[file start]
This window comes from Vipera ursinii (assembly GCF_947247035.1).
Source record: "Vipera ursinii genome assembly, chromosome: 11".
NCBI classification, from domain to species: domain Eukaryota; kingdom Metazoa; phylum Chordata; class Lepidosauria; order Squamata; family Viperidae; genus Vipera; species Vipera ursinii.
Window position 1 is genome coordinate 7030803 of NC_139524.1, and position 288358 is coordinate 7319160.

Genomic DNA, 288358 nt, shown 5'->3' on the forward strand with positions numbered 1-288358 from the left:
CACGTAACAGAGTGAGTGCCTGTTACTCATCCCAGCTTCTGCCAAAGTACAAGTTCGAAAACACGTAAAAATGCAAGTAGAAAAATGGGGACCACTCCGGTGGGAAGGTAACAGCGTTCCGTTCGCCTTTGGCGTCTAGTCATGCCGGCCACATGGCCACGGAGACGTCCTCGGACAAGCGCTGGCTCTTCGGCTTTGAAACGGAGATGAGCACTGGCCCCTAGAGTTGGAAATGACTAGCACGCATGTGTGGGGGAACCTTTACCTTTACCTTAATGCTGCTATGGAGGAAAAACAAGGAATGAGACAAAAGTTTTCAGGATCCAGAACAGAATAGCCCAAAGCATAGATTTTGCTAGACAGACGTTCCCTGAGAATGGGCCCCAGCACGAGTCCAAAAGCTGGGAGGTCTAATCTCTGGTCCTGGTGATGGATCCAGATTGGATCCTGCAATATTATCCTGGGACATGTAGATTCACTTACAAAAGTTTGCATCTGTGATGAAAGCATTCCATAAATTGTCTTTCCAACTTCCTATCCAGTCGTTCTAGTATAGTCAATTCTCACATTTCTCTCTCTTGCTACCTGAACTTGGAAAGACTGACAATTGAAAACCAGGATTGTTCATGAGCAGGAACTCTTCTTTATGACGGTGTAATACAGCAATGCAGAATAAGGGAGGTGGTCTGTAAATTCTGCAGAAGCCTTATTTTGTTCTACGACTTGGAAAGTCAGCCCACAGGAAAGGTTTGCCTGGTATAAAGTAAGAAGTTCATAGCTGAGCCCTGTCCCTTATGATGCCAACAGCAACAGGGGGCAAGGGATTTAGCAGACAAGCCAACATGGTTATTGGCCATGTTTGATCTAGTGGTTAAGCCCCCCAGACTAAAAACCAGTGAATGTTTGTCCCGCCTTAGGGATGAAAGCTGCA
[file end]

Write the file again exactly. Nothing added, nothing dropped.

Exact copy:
This window comes from Vipera ursinii (assembly GCF_947247035.1).
Source record: "Vipera ursinii genome assembly, chromosome: 11".
NCBI classification, from domain to species: domain Eukaryota; kingdom Metazoa; phylum Chordata; class Lepidosauria; order Squamata; family Viperidae; genus Vipera; species Vipera ursinii.
Window position 1 is genome coordinate 7030803 of NC_139524.1, and position 288358 is coordinate 7319160.

Genomic DNA, 288358 nt, shown 5'->3' on the forward strand with positions numbered 1-288358 from the left:
CACGTAACAGAGTGAGTGCCTGTTACTCATCCCAGCTTCTGCCAAAGTACAAGTTCGAAAACACGTAAAAATGCAAGTAGAAAAATGGGGACCACTCCGGTGGGAAGGTAACAGCGTTCCGTTCGCCTTTGGCGTCTAGTCATGCCGGCCACATGGCCACGGAGACGTCCTCGGACAAGCGCTGGCTCTTCGGCTTTGAAACGGAGATGAGCACTGGCCCCTAGAGTTGGAAATGACTAGCACGCATGTGTGGGGGAACCTTTACCTTTACCTTAATGCTGCTATGGAGGAAAAACAAGGAATGAGACAAAAGTTTTCAGGATCCAGAACAGAATAGCCCAAAGCATAGATTTTGCTAGACAGACGTTCCCTGAGAATGGGCCCCAGCACGAGTCCAAAAGCTGGGAGGTCTAATCTCTGGTCCTGGTGATGGATCCAGATTGGATCCTGCAATATTATCCTGGGACATGTAGATTCACTTACAAAAGTTTGCATCTGTGATGAAAGCATTCCATAAATTGTCTTTCCAACTTCCTATCCAGTCGTTCTAGTATAGTCAATTCTCACATTTCTCTCTCTTGCTACCTGAACTTGGAAAGACTGACAATTGAAAACCAGGATTGTTCATGAGCAGGAACTCTTCTTTATGACGGTGTAATACAGCAATGCAGAATAAGGGAGGTGGTCTGTAAATTCTGCAGAAGCCTTATTTTGTTCTACGACTTGGAAAGTCAGCCCACAGGAAAGGTTTGCCTGGTATAAAGTAAGAAGTTCATAGCTGAGCCCTGTCCCTTATGATGCCAACAGCAACAGGGGGCAAGGGATTTAGCAGACAAGCCAACATGGTTATTGGCCATGTTTGATCTAGTGGTTAAGCCCCCCAGACTAAAAACCAGTGAATGTTTGTCCCGCCTTAGGGATGAAAGCTGCA